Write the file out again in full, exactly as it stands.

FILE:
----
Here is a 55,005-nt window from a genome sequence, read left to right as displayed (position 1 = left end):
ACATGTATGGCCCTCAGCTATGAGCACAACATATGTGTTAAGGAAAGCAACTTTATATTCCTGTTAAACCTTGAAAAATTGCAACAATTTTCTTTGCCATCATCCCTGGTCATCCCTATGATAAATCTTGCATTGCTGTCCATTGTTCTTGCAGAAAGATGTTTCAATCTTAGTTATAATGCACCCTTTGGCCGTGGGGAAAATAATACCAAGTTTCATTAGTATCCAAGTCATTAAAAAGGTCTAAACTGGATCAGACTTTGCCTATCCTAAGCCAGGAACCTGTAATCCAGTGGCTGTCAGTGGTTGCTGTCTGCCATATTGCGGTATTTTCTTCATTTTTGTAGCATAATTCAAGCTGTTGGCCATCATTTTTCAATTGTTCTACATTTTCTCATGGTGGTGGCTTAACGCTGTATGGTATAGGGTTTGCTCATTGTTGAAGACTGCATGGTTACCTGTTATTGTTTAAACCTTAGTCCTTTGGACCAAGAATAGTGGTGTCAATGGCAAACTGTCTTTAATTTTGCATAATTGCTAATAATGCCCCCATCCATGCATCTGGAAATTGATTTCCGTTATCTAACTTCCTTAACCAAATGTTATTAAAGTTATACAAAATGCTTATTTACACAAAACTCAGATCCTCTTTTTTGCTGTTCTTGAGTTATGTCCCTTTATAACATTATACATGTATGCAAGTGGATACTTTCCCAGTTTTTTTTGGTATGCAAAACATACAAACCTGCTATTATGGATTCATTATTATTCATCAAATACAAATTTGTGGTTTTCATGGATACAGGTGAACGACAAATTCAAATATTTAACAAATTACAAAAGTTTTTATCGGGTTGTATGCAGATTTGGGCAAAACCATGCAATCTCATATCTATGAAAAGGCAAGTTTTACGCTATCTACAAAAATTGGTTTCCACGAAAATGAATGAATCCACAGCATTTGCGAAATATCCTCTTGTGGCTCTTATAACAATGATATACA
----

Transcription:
Here is a 55,005-nt window from a genome sequence, read left to right as displayed (position 1 = left end):
ACATGTATGGCCCTCAGCTATGAGCACAACATATGTGTTAAGGAAAGCAACTTTATATTCCTGTTAAACCTTGAAAAATTGCAACAATTTTCTTTGCCATCATCCCTGGTCATCCCTATGATAAATCTTGCATTGCTGTCCATTGTTCTTGCAGAAAGATGTTTCAATCTTAGTTATAATGCACCCTTTGGCCGTGGGGAAAATAATACCAAGTTTCATTAGTATCCAAGTCATTAAAAAGGTCTAAACTGGATCAGACTTTGCCTATCCTAAGCCAGGAACCTGTAATCCAGTGGCTGTCAGTGGTTGCTGTCTGCCATATTGCGGTATTTTCTTCATTTTTGTAGCATAATTCAAGCTGTTGGCCATCATTTTTCAATTGTTCTACATTTTCTCATGGTGGTGGCTTAACGCTGTATGGTATAGGGTTTGCTCATTGTTGAAGACTGCATGGTTACCTGTTATTGTTTAAACCTTAGTCCTTTGGACCAAGAATAGTGGTGTCAATGGCAAACTGTCTTTAATTTTGCATAATTGCTAATAATGCCCCCATCCATGCATCTGGAAATTGATTTCCGTTATCTAACTTCCTTAACCAAATGTTATTAAAGTTATACAAAATGCTTATTTACACAAAACTCAGATCCTCTTTTTTGCTGTTCTTGAGTTATGTCCCTTTATAACATTATACATGTATGCAAGTGGATACTTTCCCAGTTTTTTTTGGTATGCAAAACATACAAACCTGCTATTATGGATTCATTATTATTCATCAAATACAAATTTGTGGTTTTCATGGATACAGGTGAACGACAAATTCAAATATTTAACAAATTACAAAAGTTTTTATCGGGTTGTATGCAGATTTGGGCAAAACCATGCAATCTCATATCTATGAAAAGGCAAGTTTTACGCTATCTACAAAAATTGGTTTCCACGAAAATGAATGAATCCACAGCATTTGCGAAATATCCTCTTGTGGCTCTTATAACAATGATATACA